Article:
The 31 May 2018 deadline has passed, so now what happens in terms of reaching a settlement with HMRC?
In the short term nothing much is likely to change.
But HMRC may issue further and firmer guidance in the weeks/months ahead.
What is not going to change?
Historic tax rates won’t change and it is unlikely legislation will be tabled to enhance them. So tax calculations would be expected to be on a very similar footing to current formulations.
Interest rates may increase but interest charging provisions will remain as current. So a bit more costly due to passage of time but no seismic increase.
Penalties could be imposed but HMRC would have to explain why. For example, why would an EBT arrangement yesterday not attract a penalty whereas today it may do?
There will be no special deals.
What is unlikely to change?
The terms reflected in the 7 November 2017 Guidance are unlikely to change based on HMRC training of teams to apply the terms.
The detailed terms maybe finessed, eg greater flexibility/clarity regarding liquidation of businesses insofar as NIC’s are concerned.
HMRC could also revert to not allowing fees and costs as a deduction from the taxable sum.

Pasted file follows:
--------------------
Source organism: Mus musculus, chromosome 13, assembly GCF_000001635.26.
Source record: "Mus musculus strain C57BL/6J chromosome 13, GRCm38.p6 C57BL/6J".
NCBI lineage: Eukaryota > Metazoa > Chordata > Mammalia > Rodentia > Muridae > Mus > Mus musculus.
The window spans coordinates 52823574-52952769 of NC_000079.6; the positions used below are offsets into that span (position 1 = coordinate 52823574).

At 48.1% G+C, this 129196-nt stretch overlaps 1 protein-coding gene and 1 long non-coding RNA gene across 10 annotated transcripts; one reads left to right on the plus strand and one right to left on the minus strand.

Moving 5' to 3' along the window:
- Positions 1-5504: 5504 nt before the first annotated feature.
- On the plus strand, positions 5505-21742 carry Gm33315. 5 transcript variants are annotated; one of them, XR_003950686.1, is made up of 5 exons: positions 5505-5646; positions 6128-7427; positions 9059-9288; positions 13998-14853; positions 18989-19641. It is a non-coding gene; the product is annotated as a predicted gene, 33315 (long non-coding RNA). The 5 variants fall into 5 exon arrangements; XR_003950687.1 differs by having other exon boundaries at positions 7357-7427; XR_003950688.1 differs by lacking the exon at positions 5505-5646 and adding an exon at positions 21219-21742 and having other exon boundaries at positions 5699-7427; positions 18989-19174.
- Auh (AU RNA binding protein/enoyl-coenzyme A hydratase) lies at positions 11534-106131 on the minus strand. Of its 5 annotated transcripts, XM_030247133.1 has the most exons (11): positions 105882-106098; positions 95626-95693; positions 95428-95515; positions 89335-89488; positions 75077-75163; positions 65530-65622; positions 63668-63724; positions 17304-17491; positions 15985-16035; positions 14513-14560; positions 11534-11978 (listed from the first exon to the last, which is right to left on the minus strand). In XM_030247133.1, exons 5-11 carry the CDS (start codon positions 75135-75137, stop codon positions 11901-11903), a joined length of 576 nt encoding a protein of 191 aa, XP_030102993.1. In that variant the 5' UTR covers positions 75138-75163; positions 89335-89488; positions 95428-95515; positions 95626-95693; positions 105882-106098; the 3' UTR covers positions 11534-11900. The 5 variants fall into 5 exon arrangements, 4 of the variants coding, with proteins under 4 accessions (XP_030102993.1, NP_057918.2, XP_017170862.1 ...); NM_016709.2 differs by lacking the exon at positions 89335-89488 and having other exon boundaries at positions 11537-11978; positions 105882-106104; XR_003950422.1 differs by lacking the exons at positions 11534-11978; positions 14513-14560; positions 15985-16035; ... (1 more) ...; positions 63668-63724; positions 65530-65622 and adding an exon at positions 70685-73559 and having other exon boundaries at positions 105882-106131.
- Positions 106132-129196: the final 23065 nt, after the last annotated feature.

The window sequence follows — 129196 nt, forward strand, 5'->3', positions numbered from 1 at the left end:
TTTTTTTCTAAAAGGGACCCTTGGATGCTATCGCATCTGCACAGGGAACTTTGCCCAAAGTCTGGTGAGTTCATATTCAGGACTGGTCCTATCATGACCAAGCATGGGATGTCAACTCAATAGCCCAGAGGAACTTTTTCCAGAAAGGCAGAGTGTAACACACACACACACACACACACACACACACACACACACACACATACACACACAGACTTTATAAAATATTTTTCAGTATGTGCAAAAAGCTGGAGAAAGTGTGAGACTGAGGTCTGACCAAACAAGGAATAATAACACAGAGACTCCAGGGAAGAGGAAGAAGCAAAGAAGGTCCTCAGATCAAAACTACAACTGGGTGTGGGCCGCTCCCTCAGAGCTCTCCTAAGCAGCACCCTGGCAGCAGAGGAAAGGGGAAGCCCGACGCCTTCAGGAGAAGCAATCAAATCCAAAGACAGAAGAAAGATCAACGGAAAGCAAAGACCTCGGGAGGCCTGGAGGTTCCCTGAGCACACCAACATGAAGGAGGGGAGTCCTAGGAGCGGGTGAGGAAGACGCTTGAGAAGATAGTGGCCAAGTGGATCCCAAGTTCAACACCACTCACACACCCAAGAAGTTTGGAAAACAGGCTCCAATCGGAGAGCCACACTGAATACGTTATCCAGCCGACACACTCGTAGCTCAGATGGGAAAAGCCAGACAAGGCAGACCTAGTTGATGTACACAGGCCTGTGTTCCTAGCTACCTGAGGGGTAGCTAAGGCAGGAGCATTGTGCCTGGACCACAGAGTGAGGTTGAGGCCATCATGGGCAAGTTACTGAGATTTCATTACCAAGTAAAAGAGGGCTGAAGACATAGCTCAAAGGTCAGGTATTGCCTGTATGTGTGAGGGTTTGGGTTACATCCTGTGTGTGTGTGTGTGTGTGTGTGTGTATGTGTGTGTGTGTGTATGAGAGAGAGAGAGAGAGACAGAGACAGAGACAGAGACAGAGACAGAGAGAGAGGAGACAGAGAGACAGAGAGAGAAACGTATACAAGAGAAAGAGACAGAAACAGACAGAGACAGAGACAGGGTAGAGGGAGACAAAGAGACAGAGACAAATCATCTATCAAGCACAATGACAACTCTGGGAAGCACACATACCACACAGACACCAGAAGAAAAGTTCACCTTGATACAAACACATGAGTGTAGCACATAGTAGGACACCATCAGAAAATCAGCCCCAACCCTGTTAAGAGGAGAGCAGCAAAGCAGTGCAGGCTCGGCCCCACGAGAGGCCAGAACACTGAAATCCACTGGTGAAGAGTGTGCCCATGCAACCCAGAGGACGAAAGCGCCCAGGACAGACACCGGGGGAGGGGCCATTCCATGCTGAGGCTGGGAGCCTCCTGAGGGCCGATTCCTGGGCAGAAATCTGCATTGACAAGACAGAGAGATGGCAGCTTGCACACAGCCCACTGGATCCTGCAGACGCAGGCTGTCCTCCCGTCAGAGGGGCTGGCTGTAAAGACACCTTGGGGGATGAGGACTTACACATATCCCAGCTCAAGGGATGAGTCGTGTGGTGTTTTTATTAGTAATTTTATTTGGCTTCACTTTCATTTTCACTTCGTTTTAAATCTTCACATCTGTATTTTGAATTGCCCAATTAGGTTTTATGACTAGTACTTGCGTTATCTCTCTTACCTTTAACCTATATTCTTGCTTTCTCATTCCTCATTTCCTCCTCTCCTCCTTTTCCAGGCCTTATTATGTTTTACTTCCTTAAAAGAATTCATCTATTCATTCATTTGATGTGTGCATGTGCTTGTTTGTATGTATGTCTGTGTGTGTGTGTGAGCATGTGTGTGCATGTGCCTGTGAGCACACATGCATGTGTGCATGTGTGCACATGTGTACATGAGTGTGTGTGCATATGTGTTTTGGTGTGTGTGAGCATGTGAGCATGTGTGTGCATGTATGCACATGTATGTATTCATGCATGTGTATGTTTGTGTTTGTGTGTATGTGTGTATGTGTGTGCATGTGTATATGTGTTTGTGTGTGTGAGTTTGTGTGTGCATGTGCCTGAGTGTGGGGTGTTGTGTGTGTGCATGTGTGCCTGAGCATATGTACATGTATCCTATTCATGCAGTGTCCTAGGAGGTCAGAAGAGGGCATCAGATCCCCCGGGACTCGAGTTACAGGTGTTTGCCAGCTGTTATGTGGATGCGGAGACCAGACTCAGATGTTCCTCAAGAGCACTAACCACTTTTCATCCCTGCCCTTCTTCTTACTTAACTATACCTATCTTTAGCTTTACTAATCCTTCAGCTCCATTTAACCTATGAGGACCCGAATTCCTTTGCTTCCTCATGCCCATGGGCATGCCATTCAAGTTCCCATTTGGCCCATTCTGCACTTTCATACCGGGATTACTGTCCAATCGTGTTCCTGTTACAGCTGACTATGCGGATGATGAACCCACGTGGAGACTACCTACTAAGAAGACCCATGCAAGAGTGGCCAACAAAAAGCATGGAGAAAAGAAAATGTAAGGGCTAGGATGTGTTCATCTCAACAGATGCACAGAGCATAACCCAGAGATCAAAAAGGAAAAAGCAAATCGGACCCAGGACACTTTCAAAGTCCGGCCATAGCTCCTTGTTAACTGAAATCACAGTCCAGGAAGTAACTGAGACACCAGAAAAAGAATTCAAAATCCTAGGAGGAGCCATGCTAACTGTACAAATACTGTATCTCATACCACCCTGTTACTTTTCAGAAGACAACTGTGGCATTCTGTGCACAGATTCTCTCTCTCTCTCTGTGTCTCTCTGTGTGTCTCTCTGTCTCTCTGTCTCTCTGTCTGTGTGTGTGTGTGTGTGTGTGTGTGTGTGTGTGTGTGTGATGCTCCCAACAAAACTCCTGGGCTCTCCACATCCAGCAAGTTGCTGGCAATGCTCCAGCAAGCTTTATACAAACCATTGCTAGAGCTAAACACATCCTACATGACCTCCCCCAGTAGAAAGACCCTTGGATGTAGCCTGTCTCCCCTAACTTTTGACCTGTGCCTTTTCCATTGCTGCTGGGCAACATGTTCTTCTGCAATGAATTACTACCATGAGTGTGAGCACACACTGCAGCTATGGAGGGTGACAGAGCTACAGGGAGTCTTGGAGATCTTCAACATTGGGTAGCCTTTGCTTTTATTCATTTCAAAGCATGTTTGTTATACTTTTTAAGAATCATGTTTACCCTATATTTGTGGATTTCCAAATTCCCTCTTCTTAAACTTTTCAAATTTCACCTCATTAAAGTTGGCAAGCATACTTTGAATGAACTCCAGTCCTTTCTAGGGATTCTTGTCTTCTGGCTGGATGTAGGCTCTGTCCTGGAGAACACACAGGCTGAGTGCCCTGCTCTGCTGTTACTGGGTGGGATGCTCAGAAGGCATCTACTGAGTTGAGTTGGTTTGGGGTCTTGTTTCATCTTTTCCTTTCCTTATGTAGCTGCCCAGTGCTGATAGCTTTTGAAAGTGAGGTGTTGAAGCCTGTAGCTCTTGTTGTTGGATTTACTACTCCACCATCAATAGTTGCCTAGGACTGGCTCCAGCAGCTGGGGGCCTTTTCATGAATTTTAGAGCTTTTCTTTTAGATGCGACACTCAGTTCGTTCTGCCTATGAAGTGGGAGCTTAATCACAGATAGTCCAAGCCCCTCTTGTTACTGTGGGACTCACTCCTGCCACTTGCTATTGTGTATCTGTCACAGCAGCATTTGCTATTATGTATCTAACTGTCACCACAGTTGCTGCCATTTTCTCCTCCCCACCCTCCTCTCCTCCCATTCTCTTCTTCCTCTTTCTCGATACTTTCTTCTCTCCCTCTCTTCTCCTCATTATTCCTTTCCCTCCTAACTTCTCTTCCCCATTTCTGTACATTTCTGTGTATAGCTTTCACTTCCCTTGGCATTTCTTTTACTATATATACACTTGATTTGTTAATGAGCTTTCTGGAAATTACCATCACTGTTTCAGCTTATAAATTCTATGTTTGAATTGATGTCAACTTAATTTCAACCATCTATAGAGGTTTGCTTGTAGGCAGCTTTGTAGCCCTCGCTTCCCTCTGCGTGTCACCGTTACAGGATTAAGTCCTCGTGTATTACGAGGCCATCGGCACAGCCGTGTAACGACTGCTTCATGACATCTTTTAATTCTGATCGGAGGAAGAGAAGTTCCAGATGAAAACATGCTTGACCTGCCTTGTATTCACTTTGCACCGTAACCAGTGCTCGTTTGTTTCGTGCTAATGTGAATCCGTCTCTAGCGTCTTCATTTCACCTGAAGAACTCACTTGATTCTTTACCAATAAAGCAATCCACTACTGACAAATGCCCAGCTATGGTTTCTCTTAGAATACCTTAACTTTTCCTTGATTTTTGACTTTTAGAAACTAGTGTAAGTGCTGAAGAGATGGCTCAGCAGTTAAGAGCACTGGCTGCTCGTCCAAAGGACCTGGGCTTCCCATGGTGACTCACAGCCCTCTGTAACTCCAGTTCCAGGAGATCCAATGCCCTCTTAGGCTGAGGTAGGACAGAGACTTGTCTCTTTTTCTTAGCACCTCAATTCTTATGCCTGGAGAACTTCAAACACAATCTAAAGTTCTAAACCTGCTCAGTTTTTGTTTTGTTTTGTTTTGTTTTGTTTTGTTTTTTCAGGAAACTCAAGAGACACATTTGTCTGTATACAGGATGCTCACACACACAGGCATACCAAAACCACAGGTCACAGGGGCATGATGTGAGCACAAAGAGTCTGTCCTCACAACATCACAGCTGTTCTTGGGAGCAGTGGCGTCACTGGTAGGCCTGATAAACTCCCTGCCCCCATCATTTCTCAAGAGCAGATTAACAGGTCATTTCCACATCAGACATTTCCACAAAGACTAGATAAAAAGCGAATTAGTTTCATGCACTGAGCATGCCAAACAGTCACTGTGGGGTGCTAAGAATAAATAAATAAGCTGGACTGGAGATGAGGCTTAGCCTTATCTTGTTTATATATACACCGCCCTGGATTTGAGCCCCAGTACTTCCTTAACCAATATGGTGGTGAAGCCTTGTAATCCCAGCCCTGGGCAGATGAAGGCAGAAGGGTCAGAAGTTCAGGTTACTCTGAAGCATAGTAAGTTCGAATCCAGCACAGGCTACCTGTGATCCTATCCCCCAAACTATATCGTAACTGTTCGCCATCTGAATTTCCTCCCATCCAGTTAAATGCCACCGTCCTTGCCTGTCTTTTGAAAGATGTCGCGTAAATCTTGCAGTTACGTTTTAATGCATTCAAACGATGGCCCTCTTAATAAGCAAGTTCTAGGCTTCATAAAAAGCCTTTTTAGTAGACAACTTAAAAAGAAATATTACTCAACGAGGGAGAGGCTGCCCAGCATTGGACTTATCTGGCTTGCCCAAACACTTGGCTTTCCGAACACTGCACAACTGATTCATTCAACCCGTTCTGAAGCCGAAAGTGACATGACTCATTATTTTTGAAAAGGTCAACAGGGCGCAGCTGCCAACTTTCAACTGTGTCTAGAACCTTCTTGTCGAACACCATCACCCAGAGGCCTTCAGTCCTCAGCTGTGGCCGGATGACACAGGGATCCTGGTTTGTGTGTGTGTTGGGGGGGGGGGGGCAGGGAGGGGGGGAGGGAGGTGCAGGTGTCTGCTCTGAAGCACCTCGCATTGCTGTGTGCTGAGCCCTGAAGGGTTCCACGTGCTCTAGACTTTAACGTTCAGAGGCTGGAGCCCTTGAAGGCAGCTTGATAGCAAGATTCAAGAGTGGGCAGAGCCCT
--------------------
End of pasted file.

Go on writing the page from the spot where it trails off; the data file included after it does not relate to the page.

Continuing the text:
It appears unlikely any radical changes will be made to existing terms post deadline.
What is likely to change?
HMRC activity. Settlement teams have recently been expanded and HMRC will wish to see those resources used productively.
The guarantee of aiming for settlement before Loan Charge takes effect (5 April 2019) is likely to be removed now the deadline has passed.
Put simply, seek settlement on 1 February 2019 and HMRC are likely to not be interested. The backstop is Loan Charge and HMRC are likely to point to there being insufficient time to settle before Loan Charge takes effect.
Follower Notices are now being regularly issued after decided cases. Once a Follower Notice is issued time frames become much tighter and penalties do become a reality.
What next post deadline?
Settlements are still possible, even though the deadline has passed.
The terms are currently unchanged, they have not been made less attractive, yet.
But delay too long in seeking a settlement and HMRC could decline. Loan Charge will take precedence and will be subject to statutory terms and reporting.
It’s not too late to explore a settlement option but the time frame is contracting.
Anyone seeking to exit any form of tax avoidance can contact me at email@example.com, or Paul at firstname.lastname@example.org, to explore their options.